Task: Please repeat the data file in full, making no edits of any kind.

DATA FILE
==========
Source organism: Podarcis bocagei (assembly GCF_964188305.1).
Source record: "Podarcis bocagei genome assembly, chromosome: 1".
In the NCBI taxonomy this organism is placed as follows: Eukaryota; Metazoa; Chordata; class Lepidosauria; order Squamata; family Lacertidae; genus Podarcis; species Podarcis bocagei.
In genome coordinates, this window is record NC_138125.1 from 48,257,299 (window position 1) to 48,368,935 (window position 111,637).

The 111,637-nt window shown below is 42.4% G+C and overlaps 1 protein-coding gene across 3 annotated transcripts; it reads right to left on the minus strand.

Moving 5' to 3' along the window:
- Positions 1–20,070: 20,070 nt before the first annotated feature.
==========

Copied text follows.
Source organism: Podarcis bocagei (assembly GCF_964188305.1).
Source record: "Podarcis bocagei genome assembly, chromosome: 1".
In the NCBI taxonomy this organism is placed as follows: Eukaryota; Metazoa; Chordata; class Lepidosauria; order Squamata; family Lacertidae; genus Podarcis; species Podarcis bocagei.
In genome coordinates, this window is record NC_138125.1 from 48,257,299 (window position 1) to 48,368,935 (window position 111,637).

The 111,637-nt window shown below is 42.4% G+C and overlaps 1 protein-coding gene across 3 annotated transcripts; it reads right to left on the minus strand.

Moving 5' to 3' along the window:
- Positions 1–20,070: 20,070 nt before the first annotated feature.